Poor in Denmark
Background[edit | edit source]
There are many sources that tell about poor people's lives. In earlier times, particularly in the country, one can find these in the archives rectory, or præstegård. Look also in the county archives.
In 1708 it was decided that the deserving poor had the right to welfare in the parish where they lived, and the rectory (præstegård) was to have poor protocol and keep poor records. It was the diocesan authorities, who had oversight of the local poor districts. The poor received money for rent, clothing etc. The poor received food by begging, a right that was given to the "worthy poor".
For more information about beggars, see Forordning om Betlere i Danmark, 24. september 1708 - in Danish.
After 1734 it was the county magistrate overseeing the local poor districts. Therefore, material on the poor and the poor farms can also be found in the county archives. Use registrant tours enhance investor in Class A in registraturbiblioteket or leaflet registry in drawer cabinet at the instructions. You can also try one of deanery archives. In towns or cities, look in rådstuearkivet (city hall archive) - Class N. After 1869, search the borough municipal archive.
Marriage of the poor was often forbidden, as communities were concerned it may simply lead to more impoverished people.
After 1868 it is in the parish council archives - in municipal archives, where cases of poor relief can be found. If the file has not been returned, you must contact the municipality. One hint that somebody has been helping the poor, can be found for example in the censuses. It may be that a person is almisselem or benefiting from charity. Church books can also help. There may be something, for example, by a couple's marriage that one party has received poor relief, which has been repaid. If one were poor, one could not get married without asking the authorities.
The law that people receiving welfare benefits would obtain official permission to marry was repealed in 1961.
Poor and Foster Care Records in Copenhagen[edit | edit source]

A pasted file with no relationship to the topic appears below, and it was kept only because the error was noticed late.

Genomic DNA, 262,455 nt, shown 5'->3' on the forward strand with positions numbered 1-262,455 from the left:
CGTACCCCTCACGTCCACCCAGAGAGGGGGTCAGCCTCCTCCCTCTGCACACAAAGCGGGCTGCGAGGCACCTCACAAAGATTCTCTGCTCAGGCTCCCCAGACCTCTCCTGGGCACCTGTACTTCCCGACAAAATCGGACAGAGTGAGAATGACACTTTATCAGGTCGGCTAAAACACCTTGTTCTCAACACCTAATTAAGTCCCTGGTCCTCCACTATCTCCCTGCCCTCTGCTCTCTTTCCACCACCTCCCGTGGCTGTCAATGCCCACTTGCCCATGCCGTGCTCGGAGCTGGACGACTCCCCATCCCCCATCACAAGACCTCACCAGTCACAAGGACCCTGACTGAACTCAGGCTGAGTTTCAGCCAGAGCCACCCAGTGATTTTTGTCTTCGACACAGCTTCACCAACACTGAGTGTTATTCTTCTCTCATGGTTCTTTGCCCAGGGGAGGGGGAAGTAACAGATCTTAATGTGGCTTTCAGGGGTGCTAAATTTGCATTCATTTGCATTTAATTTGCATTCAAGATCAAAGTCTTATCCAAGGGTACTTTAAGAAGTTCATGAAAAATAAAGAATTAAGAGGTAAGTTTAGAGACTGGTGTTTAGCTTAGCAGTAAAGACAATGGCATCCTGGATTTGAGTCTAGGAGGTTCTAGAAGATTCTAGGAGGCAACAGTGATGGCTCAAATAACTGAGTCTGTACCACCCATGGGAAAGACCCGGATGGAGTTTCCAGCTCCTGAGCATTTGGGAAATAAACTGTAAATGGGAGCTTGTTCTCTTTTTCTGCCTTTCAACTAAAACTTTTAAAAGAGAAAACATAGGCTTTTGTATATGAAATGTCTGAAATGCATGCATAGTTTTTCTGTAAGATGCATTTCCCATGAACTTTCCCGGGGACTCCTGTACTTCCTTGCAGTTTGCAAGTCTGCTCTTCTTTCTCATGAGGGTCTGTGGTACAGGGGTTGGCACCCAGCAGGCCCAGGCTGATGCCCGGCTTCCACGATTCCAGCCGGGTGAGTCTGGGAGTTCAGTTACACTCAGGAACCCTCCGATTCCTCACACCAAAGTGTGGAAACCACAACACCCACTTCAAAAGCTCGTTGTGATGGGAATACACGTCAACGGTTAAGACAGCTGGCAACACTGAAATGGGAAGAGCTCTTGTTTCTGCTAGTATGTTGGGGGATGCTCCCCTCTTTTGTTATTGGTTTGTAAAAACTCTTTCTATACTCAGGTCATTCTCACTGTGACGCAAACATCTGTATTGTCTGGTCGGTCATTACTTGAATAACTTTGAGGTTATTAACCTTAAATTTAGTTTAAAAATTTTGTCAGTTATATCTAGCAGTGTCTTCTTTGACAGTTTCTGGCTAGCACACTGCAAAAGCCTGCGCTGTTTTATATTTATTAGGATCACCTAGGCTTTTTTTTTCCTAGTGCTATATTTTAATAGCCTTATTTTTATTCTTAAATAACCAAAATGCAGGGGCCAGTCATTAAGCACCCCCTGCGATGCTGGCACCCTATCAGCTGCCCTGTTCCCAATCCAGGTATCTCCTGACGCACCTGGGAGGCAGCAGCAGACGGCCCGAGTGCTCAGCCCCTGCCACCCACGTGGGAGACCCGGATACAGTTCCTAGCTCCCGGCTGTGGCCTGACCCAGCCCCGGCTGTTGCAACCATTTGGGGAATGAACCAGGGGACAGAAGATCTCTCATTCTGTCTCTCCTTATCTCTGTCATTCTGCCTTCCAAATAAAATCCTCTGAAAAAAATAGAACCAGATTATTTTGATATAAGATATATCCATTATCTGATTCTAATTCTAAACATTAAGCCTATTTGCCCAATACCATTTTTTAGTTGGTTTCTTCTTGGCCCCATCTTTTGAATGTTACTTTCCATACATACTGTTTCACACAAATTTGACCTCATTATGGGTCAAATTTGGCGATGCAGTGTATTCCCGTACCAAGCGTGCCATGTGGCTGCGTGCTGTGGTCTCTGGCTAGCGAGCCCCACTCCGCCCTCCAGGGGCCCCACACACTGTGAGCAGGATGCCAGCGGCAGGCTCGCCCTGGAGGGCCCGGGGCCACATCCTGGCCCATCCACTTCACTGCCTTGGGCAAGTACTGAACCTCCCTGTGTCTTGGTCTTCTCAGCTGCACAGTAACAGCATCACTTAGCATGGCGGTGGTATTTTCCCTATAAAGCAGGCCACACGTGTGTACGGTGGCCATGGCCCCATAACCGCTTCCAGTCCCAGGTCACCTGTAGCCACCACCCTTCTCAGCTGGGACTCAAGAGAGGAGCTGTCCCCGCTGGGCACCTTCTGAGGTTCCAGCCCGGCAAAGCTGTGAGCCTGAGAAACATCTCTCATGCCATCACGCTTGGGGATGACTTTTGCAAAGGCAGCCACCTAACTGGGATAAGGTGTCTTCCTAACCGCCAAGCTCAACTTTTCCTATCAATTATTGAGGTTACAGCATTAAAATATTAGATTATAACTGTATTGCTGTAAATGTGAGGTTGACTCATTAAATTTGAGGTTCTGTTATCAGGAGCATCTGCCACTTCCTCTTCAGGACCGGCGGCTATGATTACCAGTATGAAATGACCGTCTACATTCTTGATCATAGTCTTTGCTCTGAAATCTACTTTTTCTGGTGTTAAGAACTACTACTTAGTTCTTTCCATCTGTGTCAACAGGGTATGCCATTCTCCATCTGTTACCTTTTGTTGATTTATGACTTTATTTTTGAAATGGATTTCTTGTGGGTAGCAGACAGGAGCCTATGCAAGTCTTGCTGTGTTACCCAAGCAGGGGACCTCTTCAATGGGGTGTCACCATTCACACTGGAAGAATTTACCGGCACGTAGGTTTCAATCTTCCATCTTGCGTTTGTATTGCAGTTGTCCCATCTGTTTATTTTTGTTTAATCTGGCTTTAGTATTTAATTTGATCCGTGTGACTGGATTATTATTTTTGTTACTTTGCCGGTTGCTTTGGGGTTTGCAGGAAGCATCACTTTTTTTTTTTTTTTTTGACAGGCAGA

Poor relief records (Fattighjælpprotokollerne) are an essential help in tracking families that may otherwise be lost from other records. These records run from 1799 to 1940 at the Københavns Stadsarkiv in Copenhagen. The poor records are available online.
When a family received poor relief they were given a so called “charity card” (almissekort) and a number. The number listed on the “charity card” is the number written next to the family in the poor records. When the individual or family stopped receiving support, the “charity card” was returned to the poor relief department and given to another family who needed relief. Along with the poor, these records also include information on foster children and the families that were taking care of them. These records are indexed alphabetically on index cards in the archive, and are available up to 75 years ago.
1799-1815, 1816-1857[edit | edit source]
The poor relief records began with the poor ordinance of 1799. With the new law, poor families were able to receive help from the state in obtaining food and paying the rent. Up until 1855 the records were entitled Mandtalsprotokoller. The earlier records have minimal information, usually recording just the head of household and information on him/her. Starting in 1816, more information, though still basic, is recorded about those receiving poor relief, including more members of the family.
1855-1915[edit | edit source]
In 1855, the poor records changed. The records were renamed to “charity records” (Almisseprotokoller), and detailed information was kept about each individual receiving support from the department. Also, more information about foster children was recorded, including where the child was sent for foster care.
The Records[edit | edit source]
The poor records contain a vast variety of information concerning the individual or family receiving support from the state. Information varies from year to year and record to record, but there is common information in all. Some of the information you may find in the poor relief records are:
-Birth date (from 1855) and place
-Occupation (from 1816 the records contain work ability)
-When the individual or family recieved either public or private support and for how long
-Marital status of women
-How long the family or indiviual has lived in Copenhagen
-and other miscellaneous information including remarks about the family
(These records are not available at the Family History Library)
Access[edit | edit source]
References[edit | edit source]